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'Different guys each day': Filipowski, Mitchell shoulder the burden for Duke men's basketball against USC Upstate

Kyle Filipowski registered his second-straight double-double to start his freshman season against the Spartans.
Kyle Filipowski registered his second-straight double-double to start his freshman season against the Spartans.

Fourteen Blue Devils saw the court against the Spartans. Eleven grabbed a board. Eleven scored. Five scored in double digits. 

Duke attacked USC Upstate from every angle and with every player. No one guy stole the show—and they didn’t have to. The Blue Devils’ balanced and diverse game plan allowed them to spread the ball and dominate the Spartans in every aspect of their 84-38 win at home Friday. And while this is, by all means, an incredibly talented Duke team with a high ceiling, it lacks the clear superstar, projected No. 1 NBA Draft pick powerhouse of some past rosters.

No matter for the Blue Devils. They don’t need one player—they have a whole squad of them. 

The top-ranked freshman class in the nation has been proving itself day in and day out. Even with forward Dariq Whitehead still sidelined with a right foot fracture and center Dereck Lively II making his debut with 15 minutes off the bench Friday, the rest of the group has been making up for it.

Kyle Filipowski has quietly been having a start for the record books. In just 21 minutes Friday, the power forward recorded 15 points and 10 rebounds, leading the team in both categories. What has set him apart in the first two regular-season games is his prowess on both ends of the court. Besides his scoring and rebounding numbers, the 19-year-old tallied two steals and a block, proving his utility in all facets of the game.

His dominance in the paint cannot be understated—Filipowski drew five fouls and was on the line eight times, sinking seven of those free throws. He is more than just his 7-foot frame; his quickness and ability to draw fouls, and then make his foul shots, add another dimension to his game and prove why he is the fourth-ranked recruit in his class.

Classmate Mark Mitchell was not far behind Filipowski with 13 points and seven rebounds of his own. As the fourth-ranked rookie on Duke’s roster, Mitchell has been exceeding expectations every time he steps on the court. After leading the Blue Devils in scoring with 18 points in the season opener against Jacksonville, the forward stepped up in other ways Friday, adding three assists. That shift not only highlights Mitchell’s skill set, but his ability, and that of each player on the team, to adapt and fill whatever role is required of him.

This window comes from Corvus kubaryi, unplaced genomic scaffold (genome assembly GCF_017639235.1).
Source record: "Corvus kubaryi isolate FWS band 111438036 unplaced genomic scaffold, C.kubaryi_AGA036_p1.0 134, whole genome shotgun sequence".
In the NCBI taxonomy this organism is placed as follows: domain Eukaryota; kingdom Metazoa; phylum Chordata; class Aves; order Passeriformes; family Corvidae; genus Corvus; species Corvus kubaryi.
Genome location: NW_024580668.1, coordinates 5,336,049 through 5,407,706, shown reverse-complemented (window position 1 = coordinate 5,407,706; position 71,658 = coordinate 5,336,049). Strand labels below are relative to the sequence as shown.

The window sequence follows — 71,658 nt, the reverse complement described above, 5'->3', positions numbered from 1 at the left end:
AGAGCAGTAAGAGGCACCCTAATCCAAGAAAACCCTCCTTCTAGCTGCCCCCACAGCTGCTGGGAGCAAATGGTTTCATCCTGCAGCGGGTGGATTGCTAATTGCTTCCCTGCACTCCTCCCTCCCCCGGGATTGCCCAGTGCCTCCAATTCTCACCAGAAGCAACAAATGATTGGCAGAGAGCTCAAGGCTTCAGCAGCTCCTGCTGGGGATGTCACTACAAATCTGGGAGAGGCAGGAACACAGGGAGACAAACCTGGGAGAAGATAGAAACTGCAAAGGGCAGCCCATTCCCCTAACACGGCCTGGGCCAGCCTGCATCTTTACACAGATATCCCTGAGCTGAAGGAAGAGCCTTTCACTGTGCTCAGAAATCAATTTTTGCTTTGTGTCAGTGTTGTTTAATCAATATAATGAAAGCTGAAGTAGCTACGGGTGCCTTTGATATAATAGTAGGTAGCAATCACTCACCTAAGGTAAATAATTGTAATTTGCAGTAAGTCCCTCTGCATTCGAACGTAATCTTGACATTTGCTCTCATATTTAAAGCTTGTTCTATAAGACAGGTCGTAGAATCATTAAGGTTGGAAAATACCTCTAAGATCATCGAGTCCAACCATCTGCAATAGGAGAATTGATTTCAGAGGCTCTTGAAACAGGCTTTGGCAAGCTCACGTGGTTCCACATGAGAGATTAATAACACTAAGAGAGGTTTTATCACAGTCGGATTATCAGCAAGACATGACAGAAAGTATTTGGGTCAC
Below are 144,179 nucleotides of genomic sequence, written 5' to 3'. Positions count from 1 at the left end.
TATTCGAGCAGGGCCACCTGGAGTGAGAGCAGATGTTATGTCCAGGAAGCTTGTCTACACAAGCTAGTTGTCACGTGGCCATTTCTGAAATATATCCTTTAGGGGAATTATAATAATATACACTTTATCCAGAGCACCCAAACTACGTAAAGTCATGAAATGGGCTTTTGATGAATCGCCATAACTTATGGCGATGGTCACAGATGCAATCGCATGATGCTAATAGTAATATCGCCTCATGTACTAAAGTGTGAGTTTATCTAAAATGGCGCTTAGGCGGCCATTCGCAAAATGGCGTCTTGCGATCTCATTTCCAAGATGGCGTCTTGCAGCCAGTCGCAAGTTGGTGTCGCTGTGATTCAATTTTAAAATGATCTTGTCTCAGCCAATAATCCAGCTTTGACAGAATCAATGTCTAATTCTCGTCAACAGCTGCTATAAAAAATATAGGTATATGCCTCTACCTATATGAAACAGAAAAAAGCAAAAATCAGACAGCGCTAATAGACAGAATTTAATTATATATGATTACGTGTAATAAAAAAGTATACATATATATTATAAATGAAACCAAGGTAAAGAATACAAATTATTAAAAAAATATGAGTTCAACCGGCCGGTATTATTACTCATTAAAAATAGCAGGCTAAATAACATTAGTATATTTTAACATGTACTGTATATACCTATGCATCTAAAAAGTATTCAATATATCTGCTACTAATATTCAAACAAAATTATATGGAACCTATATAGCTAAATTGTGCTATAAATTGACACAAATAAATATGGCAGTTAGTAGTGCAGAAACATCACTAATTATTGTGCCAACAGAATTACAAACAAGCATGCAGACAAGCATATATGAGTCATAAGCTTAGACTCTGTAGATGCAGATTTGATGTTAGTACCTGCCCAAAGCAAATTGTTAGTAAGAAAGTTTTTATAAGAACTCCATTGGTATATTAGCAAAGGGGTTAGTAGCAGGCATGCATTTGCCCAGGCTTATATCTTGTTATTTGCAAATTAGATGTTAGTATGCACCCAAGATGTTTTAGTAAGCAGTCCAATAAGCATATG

Rotating responsibilities looks to be a trend this season. Though some stats will remain consistent, like the big men grabbing rebounds and junior captain Jeremy Roach racking up assists, that guy is likely to be a single-game title. 

“If you saw us practice, it's different guys each day,” said head coach Jon Scheyer. It was Mitchell against Jacksonville and Filipowski against USC Upstate. The return of Lively seems to hint that his moment in the spotlight is imminent. Even in limited minutes, his impact was felt.

“You can’t look at his numbers when you're judging Dereck Lively,” said Scheyer. And he is right. In just under 15 minutes on the court, Lively scored just four points but added two rebounds, two blocks and a steal. 

“He’s going to be a lob threat, paint protector, a guy who can run the floor and he can space it out too,” said Roach of Lively. The second-ranked overall recruit’s many talents will allow him to fill in gaps for the Blue Devils whenever it is needed. Graduate transfer Ryan Young has been starting at center in Lively’s absence, and though the two are vastly different players, they complement each other and torment opponents.

“They're a heck of a one-two punch, you know, with both of those guys in the game,” said Scheyer of the duo in the frontcourt. Not only do their skills differ, but their age and experience do as well—yet another facet of the game in which the two balance each other out.

Duke’s season is bound to be a push-and-pull. Between starters dominating from the get-go, like Mitchell against Jacksonville, and rotation players becoming difference makers off the bench, like graduate transfer wing Jacob Grandison against USC Upstate, this team will be continually growing and changing. 

“We're gonna have a group where we can go a little bit deeper, but our key guys can still play a lot. So that's something you have to continue to figure out and evolve as a team,” said Scheyer. 

The head coach has built himself a diverse inaugural cast. The show is bound to look a little different every night as the members work to conceal each other's flaws and accentuate their strengths. There will be leading scorers and breakout performances, but that responsibility will not repeatedly fall on the same shoulders—multiple Blue Devils can, and will, share that burden. 

And who will it be Tuesday against Kansas in the Champions Classic? Only time will tell.

Rachael Kaplan | Assistant Blue Zone Editor

Rachael Kaplan is a Trinity sophomore and an assistant Blue Zone editor of The Chronicle’s 118th volume.


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